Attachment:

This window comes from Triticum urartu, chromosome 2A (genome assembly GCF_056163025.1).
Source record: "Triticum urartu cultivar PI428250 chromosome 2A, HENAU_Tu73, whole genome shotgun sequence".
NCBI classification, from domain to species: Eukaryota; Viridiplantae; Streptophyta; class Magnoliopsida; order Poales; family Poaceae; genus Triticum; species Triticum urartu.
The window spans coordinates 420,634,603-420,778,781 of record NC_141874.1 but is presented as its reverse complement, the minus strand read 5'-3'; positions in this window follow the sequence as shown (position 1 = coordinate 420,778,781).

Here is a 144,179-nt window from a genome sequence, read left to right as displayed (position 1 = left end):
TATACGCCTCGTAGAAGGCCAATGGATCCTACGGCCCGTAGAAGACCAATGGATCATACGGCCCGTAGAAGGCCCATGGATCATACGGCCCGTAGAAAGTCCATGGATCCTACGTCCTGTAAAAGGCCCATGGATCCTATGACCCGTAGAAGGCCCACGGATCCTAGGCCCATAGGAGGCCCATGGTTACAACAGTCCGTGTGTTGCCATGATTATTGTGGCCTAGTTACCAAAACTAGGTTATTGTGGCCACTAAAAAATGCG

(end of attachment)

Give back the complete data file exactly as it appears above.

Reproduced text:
This window comes from Triticum urartu, chromosome 2A (genome assembly GCF_056163025.1).
Source record: "Triticum urartu cultivar PI428250 chromosome 2A, HENAU_Tu73, whole genome shotgun sequence".
NCBI classification, from domain to species: Eukaryota; Viridiplantae; Streptophyta; class Magnoliopsida; order Poales; family Poaceae; genus Triticum; species Triticum urartu.
The window spans coordinates 420,634,603-420,778,781 of record NC_141874.1 but is presented as its reverse complement, the minus strand read 5'-3'; positions in this window follow the sequence as shown (position 1 = coordinate 420,778,781).

Here is a 144,179-nt window from a genome sequence, read left to right as displayed (position 1 = left end):
TATACGCCTCGTAGAAGGCCAATGGATCCTACGGCCCGTAGAAGACCAATGGATCATACGGCCCGTAGAAGGCCCATGGATCATACGGCCCGTAGAAAGTCCATGGATCCTACGTCCTGTAAAAGGCCCATGGATCCTATGACCCGTAGAAGGCCCACGGATCCTAGGCCCATAGGAGGCCCATGGTTACAACAGTCCGTGTGTTGCCATGATTATTGTGGCCTAGTTACCAAAACTAGGTTATTGTGGCCACTAAAAAATGCG